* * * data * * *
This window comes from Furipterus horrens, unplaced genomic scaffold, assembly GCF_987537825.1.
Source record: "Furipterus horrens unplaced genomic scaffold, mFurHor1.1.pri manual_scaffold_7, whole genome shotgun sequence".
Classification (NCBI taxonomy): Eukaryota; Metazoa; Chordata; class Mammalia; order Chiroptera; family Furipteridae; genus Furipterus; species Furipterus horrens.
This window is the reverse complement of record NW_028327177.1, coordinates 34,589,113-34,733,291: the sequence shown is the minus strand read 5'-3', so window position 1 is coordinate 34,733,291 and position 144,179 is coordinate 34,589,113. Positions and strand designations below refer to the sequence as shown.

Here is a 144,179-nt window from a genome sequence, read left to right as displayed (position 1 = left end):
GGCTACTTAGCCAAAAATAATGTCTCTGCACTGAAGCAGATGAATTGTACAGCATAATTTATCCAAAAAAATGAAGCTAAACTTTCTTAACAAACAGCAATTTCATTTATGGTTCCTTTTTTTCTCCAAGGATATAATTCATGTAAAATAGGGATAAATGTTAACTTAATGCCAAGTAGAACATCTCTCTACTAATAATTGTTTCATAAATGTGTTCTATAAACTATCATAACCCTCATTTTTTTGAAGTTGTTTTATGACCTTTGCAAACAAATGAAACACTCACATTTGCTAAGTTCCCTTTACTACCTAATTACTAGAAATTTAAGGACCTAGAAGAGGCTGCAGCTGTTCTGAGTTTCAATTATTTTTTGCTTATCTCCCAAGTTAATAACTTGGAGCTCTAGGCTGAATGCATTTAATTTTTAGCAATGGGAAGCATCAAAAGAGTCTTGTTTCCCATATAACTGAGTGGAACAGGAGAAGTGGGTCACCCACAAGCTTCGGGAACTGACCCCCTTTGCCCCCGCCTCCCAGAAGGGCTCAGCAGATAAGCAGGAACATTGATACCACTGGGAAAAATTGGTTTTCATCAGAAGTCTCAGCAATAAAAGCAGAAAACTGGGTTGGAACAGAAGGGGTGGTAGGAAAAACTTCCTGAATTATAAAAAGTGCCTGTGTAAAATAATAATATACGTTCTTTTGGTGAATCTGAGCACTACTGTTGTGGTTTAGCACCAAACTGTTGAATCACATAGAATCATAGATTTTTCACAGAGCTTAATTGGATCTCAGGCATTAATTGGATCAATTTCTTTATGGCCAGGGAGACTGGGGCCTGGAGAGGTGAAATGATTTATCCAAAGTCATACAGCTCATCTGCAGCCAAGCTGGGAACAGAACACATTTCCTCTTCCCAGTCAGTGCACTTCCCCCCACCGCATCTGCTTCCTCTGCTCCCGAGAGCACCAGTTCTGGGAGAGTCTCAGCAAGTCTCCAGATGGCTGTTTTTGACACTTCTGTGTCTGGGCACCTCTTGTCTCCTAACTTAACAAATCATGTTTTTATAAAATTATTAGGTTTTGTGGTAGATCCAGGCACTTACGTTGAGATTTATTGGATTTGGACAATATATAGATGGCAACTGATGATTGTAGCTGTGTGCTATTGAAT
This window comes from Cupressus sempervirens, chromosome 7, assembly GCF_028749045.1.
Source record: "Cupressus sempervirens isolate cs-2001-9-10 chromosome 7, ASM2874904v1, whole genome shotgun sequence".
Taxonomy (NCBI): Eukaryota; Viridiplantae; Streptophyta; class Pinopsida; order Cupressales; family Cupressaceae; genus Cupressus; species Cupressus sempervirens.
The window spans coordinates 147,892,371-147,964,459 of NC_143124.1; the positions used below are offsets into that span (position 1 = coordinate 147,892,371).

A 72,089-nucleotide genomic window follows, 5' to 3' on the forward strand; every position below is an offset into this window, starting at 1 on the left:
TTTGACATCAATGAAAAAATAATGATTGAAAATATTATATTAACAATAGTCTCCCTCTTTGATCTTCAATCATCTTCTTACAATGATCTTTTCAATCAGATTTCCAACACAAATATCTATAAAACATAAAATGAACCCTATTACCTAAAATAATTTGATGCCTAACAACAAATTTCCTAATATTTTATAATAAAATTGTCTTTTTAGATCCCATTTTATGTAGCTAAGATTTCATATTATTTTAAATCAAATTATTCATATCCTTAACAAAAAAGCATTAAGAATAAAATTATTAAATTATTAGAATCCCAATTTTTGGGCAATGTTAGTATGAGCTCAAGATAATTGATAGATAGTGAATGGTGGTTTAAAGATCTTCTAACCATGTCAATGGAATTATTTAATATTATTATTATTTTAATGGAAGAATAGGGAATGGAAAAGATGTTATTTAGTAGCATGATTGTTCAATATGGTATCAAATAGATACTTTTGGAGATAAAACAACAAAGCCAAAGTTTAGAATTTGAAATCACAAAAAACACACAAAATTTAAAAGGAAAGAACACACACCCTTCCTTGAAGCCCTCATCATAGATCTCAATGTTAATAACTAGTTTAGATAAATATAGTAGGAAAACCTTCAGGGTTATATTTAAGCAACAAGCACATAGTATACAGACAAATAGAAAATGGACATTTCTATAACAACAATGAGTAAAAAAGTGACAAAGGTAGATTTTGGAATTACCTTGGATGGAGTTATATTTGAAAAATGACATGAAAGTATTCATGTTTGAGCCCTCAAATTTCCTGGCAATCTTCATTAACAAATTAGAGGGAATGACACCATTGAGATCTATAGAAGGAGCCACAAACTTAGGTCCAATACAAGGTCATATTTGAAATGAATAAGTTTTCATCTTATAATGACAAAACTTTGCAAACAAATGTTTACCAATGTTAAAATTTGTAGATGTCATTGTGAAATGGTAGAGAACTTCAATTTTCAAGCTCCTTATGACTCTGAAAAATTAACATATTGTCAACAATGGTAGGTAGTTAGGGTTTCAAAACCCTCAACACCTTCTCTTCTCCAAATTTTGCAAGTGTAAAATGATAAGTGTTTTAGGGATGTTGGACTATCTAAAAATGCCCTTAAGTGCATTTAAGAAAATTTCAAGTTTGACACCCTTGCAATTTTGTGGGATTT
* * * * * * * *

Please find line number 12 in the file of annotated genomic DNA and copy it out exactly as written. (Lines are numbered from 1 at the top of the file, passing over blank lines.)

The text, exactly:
TTTGACATCAATGAAAAAATAATGATTGAAAATATTATATTAACAATAGTCTCCCTCTTTGATCTTCAATCATCTTCTTACAATGATCTTTTCAATCAGATTTCCAACACAAATATCTATAAAACATAAAATGAACCCTATTACCTAAAATAATTTGATGCCTAACAACAAATTTCCTAATATTTTATAATAAAATTGTCTTTTTAGATCCCATTTTATGTAGCTAAGATTTCATATTATTTTAAATCAAATTATTCATATCCTTAACAAAAAAGCATTAAGAATAAAATTATTAAATTATTAGAATCCCAATTTTTGGGCAATGTTAGTATGAGCTCAAGATAATTGATAGATAGTGAATGGTGGTTTAAAGATCTTCTAACCATGTCAATGGAATTATTTAATATTATTATTATTTTAATGGAAGAATAGGGAATGGAAAAGATGTTATTTAGTAGCATGATTGTTCAATATGGTATCAAATAGATACTTTTGGAGATAAAACAACAAAGCCAAAGTTTAGAATTTGAAATCACAAAAAACACACAAAATTTAAAAGGAAAGAACACACACCCTTCCTTGAAGCCCTCATCATAGATCTCAATGTTAATAACTAGTTTAGATAAATATAGTAGGAAAACCTTCAGGGTTATATTTAAGCAACAAGCACATAGTATACAGACAAATAGAAAATGGACATTTCTATAACAACAATGAGTAAAAAAGTGACAAAGGTAGATTTTGGAATTACCTTGGATGGAGTTATATTTGAAAAATGACATGAAAGTATTCATGTTTGAGCCCTCAAATTTCCTGGCAATCTTCATTAACAAATTAGAGGGAATGACACCATTGAGATCTATAGAAGGAGCCACAAACTTAGGTCCAATACAAGGTCATATTTGAAATGAATAAGTTTTCATCTTATAATGACAAAACTTTGCAAACAAATGTTTACCAATGTTAAAATTTGTAGATGTCATTGTGAAATGGTAGAGAACTTCAATTTTCAAGCTCCTTATGACTCTGAAAAATTAACATATTGTCAACAATGGTAGGTAGTTAGGGTTTCAAAACCCTCAACACCTTCTCTTCTCCAAATTTTGCAAGTGTAAAATGATAAGTGTTTTAGGGATGTTGGACTATCTAAAAATGCCCTTAAGTGCATTTAAGAAAATTTCAAGTTTGACACCCTTGCAATTTTGTGGGATTT